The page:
from: ChristianForums.com thread (2007)
Last Updated: Sept. 28, 2007
Section 1: - Mark as a Base for Luke and Matthew
Section 2: - Luke & Matthew use Mark
Mark as a Base - block copying by Luke and Matthew
Sections Copied - analysis by sections
Minor Changes - additions, omissions, substitutions
The Big Picture - The full chart for Mark/Matthew
Section 3: - Analysis & Summary
Mark as a Base for Luke and Matthew
The Synoptic Charts we have been using so far cannot show all the linguistic details that a section by section comparison can.
However, these Synoptic Charts are ideal for quickly and easily presenting the facts regarding both the basic content by section, and also the phenomena of the order of sections themselves. Lastly, the charts make clear just how strong the evidence for 'block-copying' between the evangelists is.
Remarkably, if we simply compare Luke to Matthew, and attempt to understand the alterations in the order of materials, we will quickly become dismayed. Even though Luke and Matthew virtually duplicate one another's material (even showing relationships in their substitution of materials), a one-to-one correspondance between them will quickly begin to look like spagetti, or the inside of a Bell telephone exchange.
Yet when Mark is admitted as the base used for both Luke and Matthew, it is stunning just how simple and organized the basic procedures of each later evangelist was.
(We will comment and explain the differences in order of materials between Luke and Matthew shortly).
Luke and Matthew Block-Copy Mark
In analyzing Matthew, we found a situation very similar to Luke, and even simpler:
Matthew also uses Mark as a base, breaks it up into relatively few pieces, and inserts his material in bulk in three large blocks (in slightly different places than Luke inserts his). In addition however, Matthew also inserts several small sections each made up of four parables or pericopes.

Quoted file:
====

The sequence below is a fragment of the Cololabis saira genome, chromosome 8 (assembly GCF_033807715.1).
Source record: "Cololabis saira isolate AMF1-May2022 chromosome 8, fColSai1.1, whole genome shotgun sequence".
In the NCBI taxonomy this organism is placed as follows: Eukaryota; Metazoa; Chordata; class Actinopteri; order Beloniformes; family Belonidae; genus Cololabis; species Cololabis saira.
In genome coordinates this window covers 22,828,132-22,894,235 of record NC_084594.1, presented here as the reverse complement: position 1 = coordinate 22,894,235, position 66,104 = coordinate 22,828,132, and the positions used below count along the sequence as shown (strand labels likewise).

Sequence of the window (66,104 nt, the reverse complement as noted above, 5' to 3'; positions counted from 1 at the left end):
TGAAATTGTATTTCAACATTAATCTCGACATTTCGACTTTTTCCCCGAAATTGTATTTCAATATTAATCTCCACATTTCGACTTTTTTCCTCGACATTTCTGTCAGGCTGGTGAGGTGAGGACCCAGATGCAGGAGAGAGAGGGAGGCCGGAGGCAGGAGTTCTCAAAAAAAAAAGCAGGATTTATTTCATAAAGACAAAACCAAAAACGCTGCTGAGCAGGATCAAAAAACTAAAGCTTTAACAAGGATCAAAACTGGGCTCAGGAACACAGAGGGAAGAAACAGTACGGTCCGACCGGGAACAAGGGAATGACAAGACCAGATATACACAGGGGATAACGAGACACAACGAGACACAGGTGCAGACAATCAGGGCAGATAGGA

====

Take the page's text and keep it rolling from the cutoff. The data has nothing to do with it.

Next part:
First lets have a look at the block-copying between the Synoptics. Here we have laid out the basic relationship in a standard synoptic chart form:
Block-Chart of Luke / Mark / Matthew
Matthew's Copying Procedure
The method of Matthew is even simpler than Luke (Matthew appears less creative, both in his organization of materials, and in his own special and unique sections.)
Yet is is obvious that both Luke and Matthew had a very similar plan, and one must have known of the other's method and agreed to use the same basic template.
Again, we can get a clearer sense of the actual overlap and differences in each evangelist's use of Mark by noting the Markan sections line by line:
Next we fill in the unique sections for each evangelist to get the picture on how these other materials are incorporated into each new gospel:
Minor Add. Om. Subst.
Luke - Mark - Matthew
We now add in the sections that have been rearranged or dislocated from their original position in Mark. Here is the final chart for Luke / Mark / Matthew:
Luke / Mark / Matthew: Overview
Understanding the Direction of Dependance
Notice the power and clarity in arranging the three gospels this way. It is immediately apparent, how each evangelist used Mark, and how they differed in their final result.
We should stress how utterly implausible it would be for Mark to have used Matthew and Luke.
For Mark could not have achieved this remarkable harmony in the order of all the events he records, by simply copying alternating between Luke and Matthew, unless he knew them both inside-out, as to their chronological order.
But why would Mark preserve ONLY events that were chronologically in the same relative order between Matthew and Luke, while deleting all stories and events that were out of order?